31. Kleber M, Eusterhues K, Keiluweit M et al (2015) Mineral-organic associations: formation, properties, and relevance in soil environments. Adv Agron 130:1–140. CrossRefGoogle Scholar
  32. Kourtev PS, Ehrenfeld JG, Haggblom M (2003) Experimental analysis of the effect of exotic and native plant species on the structure and function of soil microbial communities. Soil Biol Biochem 35:895–905. CrossRefGoogle Scholar
  33. Koutika L, Vanderhoeven S, Chapuis-lardy L et al (2007) Assessment of changes in soil organic matter after invasion by exotic plant species. Biol Fertil Soils 44:331–341. CrossRefGoogle Scholar
  34. Kramer TD, Warren RJ, Tang Y, Bradford MA (2012) Grass invasions across a regional gradient are associated with declines in belowground carbon pools. Ecosystems 15:1271–1282. CrossRefGoogle Scholar
  35. Kuzyakov Y (2010) Priming effects: interactions between living and dead organic matter. Soil Biol Biochem 42:1363–1371CrossRefGoogle Scholar
  36. Kuzyakov Y, Friedel JK, Stahr K (2000) Review of mechanisms and quantification of priming effects. Soil Biol Biochem 32:1485–1498CrossRefGoogle Scholar
  37. Lajtha K, Townsend KL, Kramer MG et al (2014) Changes to particulate versus mineral-associated soil carbon after 50 years of litter manipulation in forest and prairie experimental ecosystems. Biogeochemistry 119:341–360. CrossRefGoogle Scholar
  38. Lajtha K, Bowden RD, Crow S et al (2018) Science of the Total Environment The detrital input and removal treatment (DIRT) network: insights into soil carbon stabilization. Sci Total Environ 640–641:1112–1120. CrossRefGoogle Scholar
  39. Lankau RA, Nuzzo V, Spyreas G, Davis AS (2009) Evolutionary limits ameliorate the negative impact of an invasive plant. Proc Natl Acad Sci USA 106:15362–15367. CrossRefGoogle Scholar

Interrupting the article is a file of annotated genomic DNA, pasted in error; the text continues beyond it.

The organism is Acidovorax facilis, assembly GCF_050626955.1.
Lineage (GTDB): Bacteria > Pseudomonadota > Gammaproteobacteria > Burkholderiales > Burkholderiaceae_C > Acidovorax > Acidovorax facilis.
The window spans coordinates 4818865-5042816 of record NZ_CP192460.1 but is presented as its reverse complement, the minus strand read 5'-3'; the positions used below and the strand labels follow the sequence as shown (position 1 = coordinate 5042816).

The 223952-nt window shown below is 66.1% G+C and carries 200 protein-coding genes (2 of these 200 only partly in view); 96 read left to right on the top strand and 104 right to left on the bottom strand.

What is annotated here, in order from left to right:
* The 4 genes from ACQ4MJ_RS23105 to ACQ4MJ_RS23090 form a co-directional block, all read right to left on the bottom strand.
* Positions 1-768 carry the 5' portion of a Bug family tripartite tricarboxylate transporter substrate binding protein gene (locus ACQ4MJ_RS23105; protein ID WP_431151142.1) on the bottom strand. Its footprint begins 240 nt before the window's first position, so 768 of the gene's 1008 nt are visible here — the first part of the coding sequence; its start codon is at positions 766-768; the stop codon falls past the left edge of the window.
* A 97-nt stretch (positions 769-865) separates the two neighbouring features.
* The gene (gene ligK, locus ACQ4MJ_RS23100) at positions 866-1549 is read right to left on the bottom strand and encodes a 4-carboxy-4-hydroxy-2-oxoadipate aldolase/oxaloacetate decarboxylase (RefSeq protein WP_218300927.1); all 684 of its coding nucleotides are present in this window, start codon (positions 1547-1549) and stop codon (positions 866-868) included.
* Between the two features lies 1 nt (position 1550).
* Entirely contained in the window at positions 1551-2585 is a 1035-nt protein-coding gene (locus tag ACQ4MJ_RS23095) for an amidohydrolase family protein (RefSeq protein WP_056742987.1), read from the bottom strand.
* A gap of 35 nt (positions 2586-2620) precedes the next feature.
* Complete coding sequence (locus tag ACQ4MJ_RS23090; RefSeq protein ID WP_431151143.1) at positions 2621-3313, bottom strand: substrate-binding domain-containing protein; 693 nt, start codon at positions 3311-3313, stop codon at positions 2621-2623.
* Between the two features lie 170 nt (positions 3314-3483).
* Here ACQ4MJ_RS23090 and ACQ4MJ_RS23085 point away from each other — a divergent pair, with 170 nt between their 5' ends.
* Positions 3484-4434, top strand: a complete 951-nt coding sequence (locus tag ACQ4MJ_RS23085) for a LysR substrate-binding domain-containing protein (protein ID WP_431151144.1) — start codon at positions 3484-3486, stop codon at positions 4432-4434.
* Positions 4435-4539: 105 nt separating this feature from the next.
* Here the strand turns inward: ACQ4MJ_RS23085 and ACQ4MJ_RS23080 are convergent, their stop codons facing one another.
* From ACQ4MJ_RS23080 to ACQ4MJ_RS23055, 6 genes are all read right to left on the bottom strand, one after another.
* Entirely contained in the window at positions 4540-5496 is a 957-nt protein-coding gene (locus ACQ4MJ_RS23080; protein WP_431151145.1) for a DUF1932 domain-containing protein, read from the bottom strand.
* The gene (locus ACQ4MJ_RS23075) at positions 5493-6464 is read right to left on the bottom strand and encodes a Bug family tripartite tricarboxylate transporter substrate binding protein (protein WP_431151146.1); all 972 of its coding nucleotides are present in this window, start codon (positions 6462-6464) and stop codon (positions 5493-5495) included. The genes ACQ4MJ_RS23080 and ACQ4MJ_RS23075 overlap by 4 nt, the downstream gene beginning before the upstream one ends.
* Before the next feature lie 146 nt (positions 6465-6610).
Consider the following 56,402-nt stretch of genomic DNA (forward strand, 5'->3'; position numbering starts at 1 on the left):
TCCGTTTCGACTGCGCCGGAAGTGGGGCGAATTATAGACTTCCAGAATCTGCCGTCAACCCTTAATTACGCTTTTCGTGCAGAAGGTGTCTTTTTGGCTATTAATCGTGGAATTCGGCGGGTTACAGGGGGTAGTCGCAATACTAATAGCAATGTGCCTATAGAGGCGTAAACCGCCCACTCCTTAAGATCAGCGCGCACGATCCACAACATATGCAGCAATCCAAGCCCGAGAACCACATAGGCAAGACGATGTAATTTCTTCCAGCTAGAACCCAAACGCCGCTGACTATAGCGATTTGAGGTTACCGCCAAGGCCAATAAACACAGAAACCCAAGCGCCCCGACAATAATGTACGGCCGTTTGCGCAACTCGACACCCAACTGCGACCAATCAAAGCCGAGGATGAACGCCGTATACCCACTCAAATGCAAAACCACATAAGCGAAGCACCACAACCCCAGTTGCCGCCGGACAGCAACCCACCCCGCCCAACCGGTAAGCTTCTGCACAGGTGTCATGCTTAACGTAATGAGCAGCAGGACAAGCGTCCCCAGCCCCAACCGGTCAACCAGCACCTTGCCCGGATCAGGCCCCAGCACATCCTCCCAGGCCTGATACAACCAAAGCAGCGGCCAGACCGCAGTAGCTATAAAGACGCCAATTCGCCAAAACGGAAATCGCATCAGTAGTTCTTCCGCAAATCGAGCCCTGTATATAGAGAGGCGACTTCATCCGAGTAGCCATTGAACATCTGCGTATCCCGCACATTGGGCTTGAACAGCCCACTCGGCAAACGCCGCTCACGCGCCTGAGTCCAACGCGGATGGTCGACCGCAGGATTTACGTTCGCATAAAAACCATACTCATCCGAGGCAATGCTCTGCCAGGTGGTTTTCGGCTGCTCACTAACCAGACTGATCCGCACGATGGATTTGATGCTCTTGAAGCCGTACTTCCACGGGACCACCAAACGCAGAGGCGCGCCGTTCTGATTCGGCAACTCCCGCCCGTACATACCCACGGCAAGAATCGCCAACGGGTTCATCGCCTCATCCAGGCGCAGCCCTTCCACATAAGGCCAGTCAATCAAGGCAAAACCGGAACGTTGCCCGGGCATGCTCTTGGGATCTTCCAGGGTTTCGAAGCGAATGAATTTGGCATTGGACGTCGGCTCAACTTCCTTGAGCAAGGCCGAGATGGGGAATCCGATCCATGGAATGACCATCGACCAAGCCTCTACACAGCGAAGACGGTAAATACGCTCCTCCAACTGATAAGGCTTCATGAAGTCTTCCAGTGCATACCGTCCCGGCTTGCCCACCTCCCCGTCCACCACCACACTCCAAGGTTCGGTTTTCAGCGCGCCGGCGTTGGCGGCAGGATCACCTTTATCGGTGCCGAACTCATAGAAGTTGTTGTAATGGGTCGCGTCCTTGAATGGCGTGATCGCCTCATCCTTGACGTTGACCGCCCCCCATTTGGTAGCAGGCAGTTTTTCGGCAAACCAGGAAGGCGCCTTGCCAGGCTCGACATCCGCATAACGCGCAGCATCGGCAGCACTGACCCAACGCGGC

40. Liang C, Schimel JP, Jastrow JD (2017) The importance of anabolism in microbial control over soil carbon storage. Nat Microbiol 2:17105. CrossRefGoogle Scholar
  41. Liao C, Peng R, Luo Y et al (2008) Altered ecosystem carbon and nitrogen cycles by plant invasion: a meta-analysis. New Phytol 177:706–714CrossRefGoogle Scholar
  42. Lin G, Mccormack ML, Ma C, Guo D (2016) Similar below-ground carbon cycling dynamics but contrasting modes of nitrogen cycling between arbuscular mycorrhizal and ectomycorrhizal forests. New Phytol 213:1440–1451. CrossRefGoogle Scholar
  43. Luo Z, Wang E, Sun OJ (2016) A meta-analysis of the temporal dynamics of priming soil carbon decomposition by fresh carbon inputs across ecosystems. Soil Biol Biochem 101:96–103. CrossRefGoogle Scholar
  44. Manzoni S, Taylor P, Richter A et al (2012) Environmental and stoichiometric controls on microbial carbon-use efficiency in soils. New Phytol 196:79–91CrossRefGoogle Scholar
  45. Meier IC, Finzi AC, Phillips RP (2017) Root exudates increase N availability by stimulating microbial turnover of fast-cycling N pools. Soil Biol Biochem 106:119–128. CrossRefGoogle Scholar
  46. Moorhead DL, Sinsabaugh RL (2006) A theoretical model of litter decay and microbial interaction. Ecol Monogr 76:151–174CrossRefGoogle Scholar
  47. Niklaus PA, Falloon P (2006) Estimating soil carbon sequestration under elevated CO2 by combining carbon isotope labelling with soil carbon cycle modelling. Glob Chang Biol 12:1909–1921. CrossRefGoogle Scholar
  48. Phillips RP, Finzi AC, Bernhardt ES (2011) Enhanced root exudation induces microbial feedbacks to N cycling in a pine forest under long-term CO2 fumigation. Ecol Lett 14:187–194CrossRefGoogle Scholar
  49. Phillips RP, Brzostek E, Midgley MG (2013) The mycorrhizal-associated nutrient economy: a new framework for predicting carbon-nutrient couplings in temperate forests. New Phytol 199:41–51. CrossRefGoogle Scholar
  50. Pinheiro J, Bates D, DebRoy S, Sarkar D (2014) R Core Team (2014) nlme: linear and nonlinear mixed effects models. R package version 3.1-117.
  51. Rasmussen C, Heckman K, Wieder WR et al (2018) Beyond clay: towards an improved set of variables for predicting soil organic matter content. Biogeochemistry 137:297–306. CrossRefGoogle Scholar
  52. Rousk K, Michelsen A, Rousk J (2016) Microbial control of soil organic matter mineralization responses to labile carbon in subarctic climate change treatments. Glob Chang Biol 22:4150–4161CrossRefGoogle Scholar